- Involve a larger group of patients (no more than a few hundred).
- Address the effectiveness of the medicine/device being studied.
- Provide additional information on the safety of the medicine and the proper dosage required.
- Gather more information on the short-term risks associated with the treatment.
Phase Three Trials:
- Are much larger studies involving many hundreds, or thousands, of patients.
- Compare the effectiveness of the new treatment with already existing treatments for the same condition.
- Less common side effects may also emerge.
- If the medicine is safe and effective, it may be licensed for marketing by the Therapeutic Goods Administration (TGA) of Australia (or by similar agencies around the world, e.g. the US Food and Drug Administration, FDA).
Phase Four Trials:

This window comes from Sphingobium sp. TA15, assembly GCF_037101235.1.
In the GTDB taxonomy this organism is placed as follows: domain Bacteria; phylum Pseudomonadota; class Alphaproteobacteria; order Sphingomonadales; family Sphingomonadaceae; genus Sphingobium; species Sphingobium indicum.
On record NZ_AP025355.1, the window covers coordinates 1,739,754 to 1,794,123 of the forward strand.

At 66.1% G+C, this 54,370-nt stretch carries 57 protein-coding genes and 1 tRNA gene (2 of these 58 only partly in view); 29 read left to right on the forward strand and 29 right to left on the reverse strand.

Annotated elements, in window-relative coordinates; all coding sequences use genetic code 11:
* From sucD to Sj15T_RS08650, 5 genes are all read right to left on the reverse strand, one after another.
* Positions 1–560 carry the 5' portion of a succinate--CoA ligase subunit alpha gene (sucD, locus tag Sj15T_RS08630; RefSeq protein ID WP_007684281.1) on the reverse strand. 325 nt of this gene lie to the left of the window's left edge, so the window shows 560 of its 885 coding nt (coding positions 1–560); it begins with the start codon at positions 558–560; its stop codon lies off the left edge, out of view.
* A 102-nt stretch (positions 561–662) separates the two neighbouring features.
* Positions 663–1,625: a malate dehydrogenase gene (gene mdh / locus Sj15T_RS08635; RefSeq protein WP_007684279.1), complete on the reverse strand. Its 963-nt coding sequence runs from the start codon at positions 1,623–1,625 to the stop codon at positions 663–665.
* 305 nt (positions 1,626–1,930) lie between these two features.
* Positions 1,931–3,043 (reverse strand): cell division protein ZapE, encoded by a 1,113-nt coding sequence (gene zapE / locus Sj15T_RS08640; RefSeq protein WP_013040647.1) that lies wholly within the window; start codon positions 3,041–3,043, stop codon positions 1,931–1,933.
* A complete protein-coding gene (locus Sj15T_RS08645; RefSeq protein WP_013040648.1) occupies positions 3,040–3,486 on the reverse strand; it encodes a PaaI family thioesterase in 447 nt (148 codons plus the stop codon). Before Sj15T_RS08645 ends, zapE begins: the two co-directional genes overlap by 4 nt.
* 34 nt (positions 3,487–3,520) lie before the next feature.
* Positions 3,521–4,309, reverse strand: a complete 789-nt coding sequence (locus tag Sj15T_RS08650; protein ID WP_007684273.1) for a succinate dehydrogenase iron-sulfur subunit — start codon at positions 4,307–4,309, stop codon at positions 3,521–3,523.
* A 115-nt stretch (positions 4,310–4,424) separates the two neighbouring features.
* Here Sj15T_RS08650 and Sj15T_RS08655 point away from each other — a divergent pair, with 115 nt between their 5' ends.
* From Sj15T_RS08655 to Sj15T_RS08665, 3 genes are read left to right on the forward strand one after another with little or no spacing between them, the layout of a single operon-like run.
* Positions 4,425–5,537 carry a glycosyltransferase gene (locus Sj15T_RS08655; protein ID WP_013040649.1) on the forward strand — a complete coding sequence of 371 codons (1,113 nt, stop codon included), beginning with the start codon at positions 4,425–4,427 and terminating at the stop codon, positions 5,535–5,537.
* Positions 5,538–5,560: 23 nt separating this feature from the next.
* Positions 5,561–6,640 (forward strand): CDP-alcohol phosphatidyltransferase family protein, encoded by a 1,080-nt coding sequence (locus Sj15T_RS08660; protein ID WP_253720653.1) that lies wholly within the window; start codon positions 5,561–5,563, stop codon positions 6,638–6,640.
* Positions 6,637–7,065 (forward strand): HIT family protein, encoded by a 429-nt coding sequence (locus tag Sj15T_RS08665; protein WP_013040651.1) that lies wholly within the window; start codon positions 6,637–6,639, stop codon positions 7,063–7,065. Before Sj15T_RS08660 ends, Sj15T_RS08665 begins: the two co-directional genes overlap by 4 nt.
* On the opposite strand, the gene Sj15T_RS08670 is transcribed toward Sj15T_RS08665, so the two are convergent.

- Are carried out after the medicine has been released into the market.
- Are conducted to learn more about the medicine.
- Determine the impact of the medicine in long-term use.
- May find rare, but important, side effects not detected in earlier trials.
- If these are serious, it can lead to the medicine being removed from the market.
Who runs a Clinical Trial?
- A team of people from a wide variety of backgrounds help conduct a clinical trial.
- The team is usually led by a doctor, who is known as the Principal Investigator.
- Other doctors, as well as pharmacists, nurses and scientists assist.
- The clinical trial team is responsible for assessing the health of the participants before the trial begins and monitor the participant's health and wellbeing during and after the trial.
Who can participate in a Clinical Trial?
- For every clinical trial, there are a set of guidelines specifying who can participate in the trial.